(Above) Sergey Jivetin creates elaborate engravings on the shells of seeds, including a series carved on American chestnut seeds depicting The American Chestnut Foundation’s restoration efforts. One nut (enlarged) illustrates the American Chestnut Research and Restoration Project’s insertion of the oxalate oxidase gene into the American chestnut genome. To see more of Sergey Jivetin’s work, check out his website, Furrow Seed Engraving Project.
Major Gift to SUNY-ESF Chestnut Restoration Project
The SUNY College of Environmental Science and Forestry (SUNY-ESF) has announced a grant of $3.2 million over three years from the Templeton World Charity Foundation in support of efforts to restore the endangered American chestnut. This is SUNY-ESF’s largest-ever charitable gift.
The funding will support research and efforts to restore the economically and culturally significant tree species, billions of which were killed by a blight in the early twentieth century. ESF has genetically engineered a new strain of chestnut that includes a single gene from wheat, enabling the tree to detoxify the oxalic acid produced by the invasive fungus that causes the blight. According to the school, this is the first time scientists have sought approval for genetic engineering to restore a native tree species. Earlier this year, the research team submitted to federal agencies a petition that lays out the case for public distribution of the genetically engineered strain.
“I have American chestnut nuts that are starting to sprout,” he says. I send these nuts out free of charge to people that are interested in starting some mother trees, so they have a tree to cross with our blight resistant tree, when it is available.”
Nichols asks that folks read this post and the previous post about chestnut restoration, this document about mother trees and this one about planting your chestnut seeds, and then let him know how many nuts you want to plant! firstname.lastname@example.org or call 607-263-5105
Some blog posts resonate long past their original publication date date. Transplanting and a Deeper Look at “Fall Hazards” was one of the top five posts in 2015 and was the second most viewed post in 2016. Former NYC Director of Street Tree Planting Matt Stephens and Taking Root Editor Michelle Sutton coauthored this story questioning commonly held beliefs about “fall hazards,” mostly as it applies to B&B trees, but they also discuss the interaction of the fall season with other production methods, like bare root. Nina Bassuk helped craft the section called “The Five Branches of Transplanting Success,” which should be of interest to anyone planting trees.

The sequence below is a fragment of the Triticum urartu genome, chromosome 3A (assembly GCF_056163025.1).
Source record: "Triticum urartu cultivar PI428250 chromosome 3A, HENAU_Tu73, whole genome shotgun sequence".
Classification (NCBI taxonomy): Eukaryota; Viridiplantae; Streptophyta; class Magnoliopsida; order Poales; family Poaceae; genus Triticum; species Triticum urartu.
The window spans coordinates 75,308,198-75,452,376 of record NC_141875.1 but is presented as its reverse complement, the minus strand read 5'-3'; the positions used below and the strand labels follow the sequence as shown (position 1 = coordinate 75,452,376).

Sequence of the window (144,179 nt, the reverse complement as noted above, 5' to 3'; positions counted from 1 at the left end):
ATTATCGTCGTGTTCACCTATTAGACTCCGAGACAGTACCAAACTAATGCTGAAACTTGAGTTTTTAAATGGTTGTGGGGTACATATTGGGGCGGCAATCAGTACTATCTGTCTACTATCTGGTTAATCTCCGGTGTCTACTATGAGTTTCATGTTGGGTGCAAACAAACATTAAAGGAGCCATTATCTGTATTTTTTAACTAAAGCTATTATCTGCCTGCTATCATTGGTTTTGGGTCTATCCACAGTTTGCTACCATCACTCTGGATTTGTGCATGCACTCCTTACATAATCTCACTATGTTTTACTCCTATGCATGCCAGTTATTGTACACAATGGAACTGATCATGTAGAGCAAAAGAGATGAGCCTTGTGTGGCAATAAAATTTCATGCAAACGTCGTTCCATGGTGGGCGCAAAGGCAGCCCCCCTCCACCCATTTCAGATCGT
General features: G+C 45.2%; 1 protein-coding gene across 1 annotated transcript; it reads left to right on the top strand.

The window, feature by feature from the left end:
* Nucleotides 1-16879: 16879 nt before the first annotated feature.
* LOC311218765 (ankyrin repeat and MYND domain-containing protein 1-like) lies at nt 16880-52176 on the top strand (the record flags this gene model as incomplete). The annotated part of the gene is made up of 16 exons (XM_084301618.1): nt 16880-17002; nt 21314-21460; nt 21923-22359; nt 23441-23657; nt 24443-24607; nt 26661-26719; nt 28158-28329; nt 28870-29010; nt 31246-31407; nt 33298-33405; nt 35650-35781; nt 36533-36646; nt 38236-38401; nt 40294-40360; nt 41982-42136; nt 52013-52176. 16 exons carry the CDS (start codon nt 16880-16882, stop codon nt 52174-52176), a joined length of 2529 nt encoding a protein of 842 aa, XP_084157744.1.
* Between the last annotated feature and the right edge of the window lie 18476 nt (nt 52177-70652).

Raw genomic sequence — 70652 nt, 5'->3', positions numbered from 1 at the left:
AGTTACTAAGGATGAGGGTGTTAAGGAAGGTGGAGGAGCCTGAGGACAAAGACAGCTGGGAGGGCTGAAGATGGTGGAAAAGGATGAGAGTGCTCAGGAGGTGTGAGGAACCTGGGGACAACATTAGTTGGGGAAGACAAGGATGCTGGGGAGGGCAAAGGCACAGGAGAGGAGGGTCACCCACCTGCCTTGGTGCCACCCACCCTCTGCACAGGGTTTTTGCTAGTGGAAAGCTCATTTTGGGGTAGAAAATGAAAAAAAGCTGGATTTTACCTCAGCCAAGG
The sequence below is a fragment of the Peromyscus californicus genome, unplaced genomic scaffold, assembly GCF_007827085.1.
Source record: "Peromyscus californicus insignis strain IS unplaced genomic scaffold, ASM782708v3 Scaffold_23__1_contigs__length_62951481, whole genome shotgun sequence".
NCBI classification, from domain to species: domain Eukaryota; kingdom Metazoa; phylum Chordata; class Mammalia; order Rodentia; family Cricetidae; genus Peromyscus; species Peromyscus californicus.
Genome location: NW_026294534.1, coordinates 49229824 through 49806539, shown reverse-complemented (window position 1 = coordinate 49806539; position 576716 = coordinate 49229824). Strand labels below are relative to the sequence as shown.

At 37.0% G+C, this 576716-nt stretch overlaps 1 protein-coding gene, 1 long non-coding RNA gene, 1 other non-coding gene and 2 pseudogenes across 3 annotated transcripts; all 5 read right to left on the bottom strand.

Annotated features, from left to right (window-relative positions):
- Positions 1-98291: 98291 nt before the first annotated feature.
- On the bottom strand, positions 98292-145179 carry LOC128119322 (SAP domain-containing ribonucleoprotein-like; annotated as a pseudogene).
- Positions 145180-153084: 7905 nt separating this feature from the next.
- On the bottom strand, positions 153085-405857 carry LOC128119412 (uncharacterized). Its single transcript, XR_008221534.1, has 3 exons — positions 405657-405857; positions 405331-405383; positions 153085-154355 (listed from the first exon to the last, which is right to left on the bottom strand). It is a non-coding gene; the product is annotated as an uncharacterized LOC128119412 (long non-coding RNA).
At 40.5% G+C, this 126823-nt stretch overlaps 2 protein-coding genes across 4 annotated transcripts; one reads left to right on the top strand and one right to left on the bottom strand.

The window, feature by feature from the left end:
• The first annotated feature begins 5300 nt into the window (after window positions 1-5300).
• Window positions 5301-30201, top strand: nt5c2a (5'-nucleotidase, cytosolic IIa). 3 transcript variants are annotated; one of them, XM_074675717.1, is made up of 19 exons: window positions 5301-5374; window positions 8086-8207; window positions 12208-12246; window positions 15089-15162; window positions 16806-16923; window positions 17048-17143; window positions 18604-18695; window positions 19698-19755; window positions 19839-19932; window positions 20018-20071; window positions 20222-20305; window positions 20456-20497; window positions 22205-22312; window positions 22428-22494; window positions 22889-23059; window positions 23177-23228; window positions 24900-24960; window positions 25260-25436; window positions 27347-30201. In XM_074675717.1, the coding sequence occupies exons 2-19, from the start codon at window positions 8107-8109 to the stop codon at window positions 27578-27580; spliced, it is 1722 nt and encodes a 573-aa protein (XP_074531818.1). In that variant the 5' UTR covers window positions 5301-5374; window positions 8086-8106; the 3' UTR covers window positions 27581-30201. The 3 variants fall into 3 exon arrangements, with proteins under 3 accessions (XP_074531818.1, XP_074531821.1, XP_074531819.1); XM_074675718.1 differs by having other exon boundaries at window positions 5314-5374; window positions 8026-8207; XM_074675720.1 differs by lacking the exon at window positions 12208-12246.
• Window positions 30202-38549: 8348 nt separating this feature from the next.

Kristy King and NYC Forest Restoration: Dreaming Big for the City’s Natural Areas Many readers wanted to learn about the work of the NYC Natural Resources Group, which manages 5,000 acres of forested natural areas across the five boroughs of NYC, and about Director of Forest Restoration Kristy King. Her dream for NYC: “… that all forested areas are dominated by native species and that invasive species have been managed to the point that natural forest regeneration is occurring and that the public holistically values the natural resources in their area.”
NYSDEC Urban Forestry Intern Jennifer Kotary: Get to Know Her! Many blog readers were keen to know about this dynamic up-and-comer. “My internship research involved in-depth exploration of what communities are doing to protect and build green infrastructure across the state. Via Mary’s [Kramarchyk] assigned projects, I was able to produce tangible evidence that there is quite the statewide collective will to plant and nurture an expanding canopy as well as many career and volunteer opportunities to do so.”
SMA’s 2016 Urban Tree of the Year: Musashino Zelkova generated a lot of buzz. ‘Musashino’ has been a successful and popular street tree for many more years in Japan, proving itself useful as a narrow, upright form of zelkova. It can tolerate drought and heat and is pH adaptable and pollution tolerant. See a list of all the past SMA Urban Trees of the Year here.
Gary Raffel: Get to Know Him! Gary has served the Council in a variety of capacities, including as a board member. “I started Dynamic Tree Systems in 2002, offering general tree care service as well as Plant Health Care and Integrated Pest Management programs. I later wanted to find a niche in the industry and purchased a Tree Radar Unit at a time when there were only three of us in the U.S. and eleven people in the world using the equipment. A few years later I became the company’s international trainer, such that when a new unit was sold I would fly to the particular client and spend a week training them on their new equipment (I still do that, in addition to Dynamic Tree Systems).”